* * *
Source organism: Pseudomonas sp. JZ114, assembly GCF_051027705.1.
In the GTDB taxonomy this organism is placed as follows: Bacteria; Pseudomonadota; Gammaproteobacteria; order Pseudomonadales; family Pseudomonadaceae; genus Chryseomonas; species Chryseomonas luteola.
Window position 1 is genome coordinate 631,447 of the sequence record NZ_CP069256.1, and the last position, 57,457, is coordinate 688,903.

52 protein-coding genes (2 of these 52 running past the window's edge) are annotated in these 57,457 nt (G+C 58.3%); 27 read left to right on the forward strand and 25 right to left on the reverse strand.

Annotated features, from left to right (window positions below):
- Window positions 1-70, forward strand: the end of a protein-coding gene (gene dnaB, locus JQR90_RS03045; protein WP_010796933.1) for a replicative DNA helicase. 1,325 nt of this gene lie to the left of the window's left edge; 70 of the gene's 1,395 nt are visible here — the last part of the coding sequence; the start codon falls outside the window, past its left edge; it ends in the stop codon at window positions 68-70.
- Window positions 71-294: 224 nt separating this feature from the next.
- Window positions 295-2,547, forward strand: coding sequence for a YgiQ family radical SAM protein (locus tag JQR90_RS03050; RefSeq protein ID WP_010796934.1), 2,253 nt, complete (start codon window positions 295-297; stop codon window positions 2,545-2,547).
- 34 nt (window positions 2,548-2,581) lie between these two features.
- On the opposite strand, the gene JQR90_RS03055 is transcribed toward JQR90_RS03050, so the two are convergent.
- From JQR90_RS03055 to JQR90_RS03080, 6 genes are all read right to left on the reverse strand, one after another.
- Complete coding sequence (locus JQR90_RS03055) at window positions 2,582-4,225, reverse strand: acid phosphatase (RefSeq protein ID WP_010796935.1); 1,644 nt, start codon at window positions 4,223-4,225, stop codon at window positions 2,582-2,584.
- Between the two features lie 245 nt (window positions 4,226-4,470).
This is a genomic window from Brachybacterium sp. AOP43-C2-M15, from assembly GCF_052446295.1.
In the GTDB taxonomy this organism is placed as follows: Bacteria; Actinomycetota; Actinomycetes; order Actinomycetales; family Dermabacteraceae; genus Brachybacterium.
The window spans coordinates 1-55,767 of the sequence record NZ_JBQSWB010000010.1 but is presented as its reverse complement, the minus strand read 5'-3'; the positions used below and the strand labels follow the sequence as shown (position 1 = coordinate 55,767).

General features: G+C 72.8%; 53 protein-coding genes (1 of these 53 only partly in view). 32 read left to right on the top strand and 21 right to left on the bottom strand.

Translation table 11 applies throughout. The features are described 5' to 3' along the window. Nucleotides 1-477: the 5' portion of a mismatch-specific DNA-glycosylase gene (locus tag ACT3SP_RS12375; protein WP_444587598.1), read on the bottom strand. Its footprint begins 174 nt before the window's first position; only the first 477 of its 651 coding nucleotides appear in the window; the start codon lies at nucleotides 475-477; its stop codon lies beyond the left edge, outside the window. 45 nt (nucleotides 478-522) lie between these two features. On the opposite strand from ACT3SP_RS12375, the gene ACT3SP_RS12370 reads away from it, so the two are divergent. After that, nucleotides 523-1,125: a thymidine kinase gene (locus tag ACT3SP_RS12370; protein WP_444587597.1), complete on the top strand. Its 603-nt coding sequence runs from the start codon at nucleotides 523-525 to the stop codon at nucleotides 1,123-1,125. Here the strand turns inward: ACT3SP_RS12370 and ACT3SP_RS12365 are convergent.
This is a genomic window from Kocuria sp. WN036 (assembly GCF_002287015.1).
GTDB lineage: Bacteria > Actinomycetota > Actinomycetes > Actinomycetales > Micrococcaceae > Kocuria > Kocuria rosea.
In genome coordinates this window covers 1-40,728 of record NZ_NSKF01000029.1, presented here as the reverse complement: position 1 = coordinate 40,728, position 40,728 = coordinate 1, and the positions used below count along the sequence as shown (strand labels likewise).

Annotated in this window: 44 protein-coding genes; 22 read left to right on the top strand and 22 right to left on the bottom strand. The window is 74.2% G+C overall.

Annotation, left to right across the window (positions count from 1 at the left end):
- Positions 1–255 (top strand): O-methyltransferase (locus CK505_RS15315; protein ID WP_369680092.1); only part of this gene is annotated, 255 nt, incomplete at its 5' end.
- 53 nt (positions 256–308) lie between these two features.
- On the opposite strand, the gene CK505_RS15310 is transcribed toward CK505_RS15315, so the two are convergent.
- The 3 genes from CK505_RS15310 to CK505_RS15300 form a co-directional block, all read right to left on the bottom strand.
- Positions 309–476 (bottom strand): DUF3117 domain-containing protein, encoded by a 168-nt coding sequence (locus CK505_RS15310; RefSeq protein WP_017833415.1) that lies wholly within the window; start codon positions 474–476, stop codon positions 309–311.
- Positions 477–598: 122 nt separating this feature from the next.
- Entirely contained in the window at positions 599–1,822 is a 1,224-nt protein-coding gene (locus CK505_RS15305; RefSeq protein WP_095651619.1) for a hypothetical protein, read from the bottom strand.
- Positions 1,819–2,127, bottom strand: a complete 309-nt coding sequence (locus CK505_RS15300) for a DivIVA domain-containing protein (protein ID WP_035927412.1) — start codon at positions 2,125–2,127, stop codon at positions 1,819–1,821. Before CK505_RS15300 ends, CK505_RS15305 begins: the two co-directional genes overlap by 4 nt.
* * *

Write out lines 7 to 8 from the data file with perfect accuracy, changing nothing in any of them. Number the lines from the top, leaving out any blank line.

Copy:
- Window positions 71-294: 224 nt separating this feature from the next.
- Window positions 295-2,547, forward strand: coding sequence for a YgiQ family radical SAM protein (locus tag JQR90_RS03050; RefSeq protein ID WP_010796934.1), 2,253 nt, complete (start codon window positions 295-297; stop codon window positions 2,545-2,547).